Tales from the Road – Yorkshire’s Sacred Land
On the weekend of the 26th July me and Cerri traveled to Yorkshire to play at the Oakleaf camp. The location was an amazing farm on which the owner had built a reconstructed Roundhouse, and a huge stone circle. There was also a beautiful natural sacred spring. What a location for a Pagan camp! It also seems that there’s a waiting list to get to this camp as it sells out every year, no surprise really.
We arrived and were met with gusto by our good friends The Dagda, and then directed to the traders field (Cerri had a stall for her T shirts). After a long drive I sometimes find it hard to get into the vibe of events – we call it our ‘albatross landing’, and we seem to have to go through it. So we just set up the tipi and made a cup of tea (the good old ‘Eastender’s’ solution – works every time!). I was due to play in the marquee on the Saturday night, so we had a night, and a full day to chill out, which was lovely.
Pagans love drums. And on the Friday night the firepit circle was alive with dancing and drumming – really good drumming too! Some of the best I’ve heard. There was a real tribal feel, and everyone seemed to know each other which is always a good thing, but it wasn’t cliquey. We were welcomed wherever we went and had a great night.
When it was getting dark Cerri and I went for our first visit to the stone circle. What an amazing place! Each stone had the image of an animal carved onto it, and we were told later that the skeleton of each animal was under the appropriate stone, including two horses, one under each entrance stone (all died naturally). I love old stone circles, but this one was somehow even more special. We know why it was built, exactly why. No archaeologist can diss us for working our magic within its ring. A real modern Sacred Site.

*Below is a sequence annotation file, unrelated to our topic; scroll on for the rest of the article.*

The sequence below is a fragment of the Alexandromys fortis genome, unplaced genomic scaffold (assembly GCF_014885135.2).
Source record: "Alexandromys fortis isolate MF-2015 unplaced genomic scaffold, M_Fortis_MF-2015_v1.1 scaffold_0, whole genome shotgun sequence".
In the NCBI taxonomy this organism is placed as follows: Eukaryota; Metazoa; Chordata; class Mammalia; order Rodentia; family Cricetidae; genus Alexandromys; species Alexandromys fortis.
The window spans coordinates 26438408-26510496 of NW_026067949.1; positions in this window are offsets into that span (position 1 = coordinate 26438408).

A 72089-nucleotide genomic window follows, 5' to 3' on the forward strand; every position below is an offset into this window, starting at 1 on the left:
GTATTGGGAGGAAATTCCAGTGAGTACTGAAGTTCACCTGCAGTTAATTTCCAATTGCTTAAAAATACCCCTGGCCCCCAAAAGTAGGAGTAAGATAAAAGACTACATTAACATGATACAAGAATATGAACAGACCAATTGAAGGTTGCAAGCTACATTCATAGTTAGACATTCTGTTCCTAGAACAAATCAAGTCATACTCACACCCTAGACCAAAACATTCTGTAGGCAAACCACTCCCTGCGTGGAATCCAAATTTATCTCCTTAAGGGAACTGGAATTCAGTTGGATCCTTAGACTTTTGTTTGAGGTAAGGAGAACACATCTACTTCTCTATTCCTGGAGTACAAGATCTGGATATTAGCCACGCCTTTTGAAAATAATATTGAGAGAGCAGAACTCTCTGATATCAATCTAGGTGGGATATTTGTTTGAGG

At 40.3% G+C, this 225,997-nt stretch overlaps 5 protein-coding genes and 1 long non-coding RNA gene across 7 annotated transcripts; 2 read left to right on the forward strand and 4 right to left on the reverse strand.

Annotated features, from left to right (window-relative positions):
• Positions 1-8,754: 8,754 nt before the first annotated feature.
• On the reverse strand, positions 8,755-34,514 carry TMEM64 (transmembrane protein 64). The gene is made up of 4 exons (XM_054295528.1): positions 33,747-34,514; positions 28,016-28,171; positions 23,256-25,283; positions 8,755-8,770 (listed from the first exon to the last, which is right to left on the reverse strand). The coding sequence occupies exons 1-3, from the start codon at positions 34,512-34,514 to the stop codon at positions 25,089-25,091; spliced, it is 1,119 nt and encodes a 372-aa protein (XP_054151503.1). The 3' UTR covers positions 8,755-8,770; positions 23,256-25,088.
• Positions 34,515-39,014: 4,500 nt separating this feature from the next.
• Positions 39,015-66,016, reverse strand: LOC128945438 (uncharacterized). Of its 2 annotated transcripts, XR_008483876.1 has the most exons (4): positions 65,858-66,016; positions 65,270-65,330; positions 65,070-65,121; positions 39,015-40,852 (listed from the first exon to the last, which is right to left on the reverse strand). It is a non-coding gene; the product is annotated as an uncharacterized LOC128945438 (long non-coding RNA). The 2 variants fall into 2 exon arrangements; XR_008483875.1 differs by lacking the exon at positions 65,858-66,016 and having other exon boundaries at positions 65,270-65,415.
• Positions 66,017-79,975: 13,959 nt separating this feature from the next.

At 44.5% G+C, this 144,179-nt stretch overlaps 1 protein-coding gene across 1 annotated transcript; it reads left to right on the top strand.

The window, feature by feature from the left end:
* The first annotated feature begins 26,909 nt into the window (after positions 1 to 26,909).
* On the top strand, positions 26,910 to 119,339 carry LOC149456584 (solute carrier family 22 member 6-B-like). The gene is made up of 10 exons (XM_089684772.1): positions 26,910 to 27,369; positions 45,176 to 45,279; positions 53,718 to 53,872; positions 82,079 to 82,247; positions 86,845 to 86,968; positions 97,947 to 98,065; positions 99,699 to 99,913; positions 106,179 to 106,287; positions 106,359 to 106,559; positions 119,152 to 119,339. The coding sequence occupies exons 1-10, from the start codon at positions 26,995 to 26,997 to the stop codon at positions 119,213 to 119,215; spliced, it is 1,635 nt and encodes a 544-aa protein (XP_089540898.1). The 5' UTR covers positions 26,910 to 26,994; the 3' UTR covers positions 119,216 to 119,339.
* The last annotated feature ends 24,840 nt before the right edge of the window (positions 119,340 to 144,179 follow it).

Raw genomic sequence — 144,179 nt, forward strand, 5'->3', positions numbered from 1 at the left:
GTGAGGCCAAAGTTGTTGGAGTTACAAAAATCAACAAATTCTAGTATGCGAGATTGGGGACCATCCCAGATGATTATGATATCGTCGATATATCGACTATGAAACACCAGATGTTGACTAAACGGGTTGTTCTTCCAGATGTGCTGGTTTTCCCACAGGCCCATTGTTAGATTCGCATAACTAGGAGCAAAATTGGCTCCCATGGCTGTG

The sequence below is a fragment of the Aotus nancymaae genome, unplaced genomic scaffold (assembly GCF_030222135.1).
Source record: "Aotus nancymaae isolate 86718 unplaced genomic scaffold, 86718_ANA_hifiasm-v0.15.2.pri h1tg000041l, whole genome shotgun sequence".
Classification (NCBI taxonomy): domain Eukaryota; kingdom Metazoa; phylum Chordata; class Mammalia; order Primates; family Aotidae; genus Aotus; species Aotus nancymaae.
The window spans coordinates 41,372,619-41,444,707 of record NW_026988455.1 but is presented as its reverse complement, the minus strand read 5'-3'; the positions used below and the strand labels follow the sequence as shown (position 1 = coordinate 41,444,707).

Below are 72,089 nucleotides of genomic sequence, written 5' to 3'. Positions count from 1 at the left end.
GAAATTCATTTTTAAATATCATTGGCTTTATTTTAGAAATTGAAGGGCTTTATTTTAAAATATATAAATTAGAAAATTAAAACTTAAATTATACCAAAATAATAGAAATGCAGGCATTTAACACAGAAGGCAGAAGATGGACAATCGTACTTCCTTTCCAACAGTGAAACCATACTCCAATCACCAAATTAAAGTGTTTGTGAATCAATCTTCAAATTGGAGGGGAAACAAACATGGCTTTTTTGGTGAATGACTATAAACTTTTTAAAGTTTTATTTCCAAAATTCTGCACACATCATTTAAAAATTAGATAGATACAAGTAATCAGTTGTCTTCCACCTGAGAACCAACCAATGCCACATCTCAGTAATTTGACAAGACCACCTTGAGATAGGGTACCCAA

The Saturday night concert arrived and the drummers had been told not to drum until after, as I did the gig completely acoustically. The marquee was packed, and I just knew by the vibe it was going to be a good night. I was going to play for 45 minutes and then have a break while the floor was opened to other performers, then play for another hour. A made the mistake of mentioning that I’d played The Wheels on the Bus at the PF Devon and Cornwall conference (see a previous blog entry for the video!), and was inundated with requests (all tongue in cheek I’m sure) for that song, but resisted playing it…
We had high moments of joy together, and moments of depth. I love playing music. There are few times I feel more alive than when I’m entertaining an audience, and I loved every minute playing at Oakleaf. The floor spot entertainment was great too, and I’m sure a few of those who performed will have recorded music out soon.
The great news is that they’ve asked me back next year, and this time we’re going to try to stay until the end, and see their Wickerman ritual.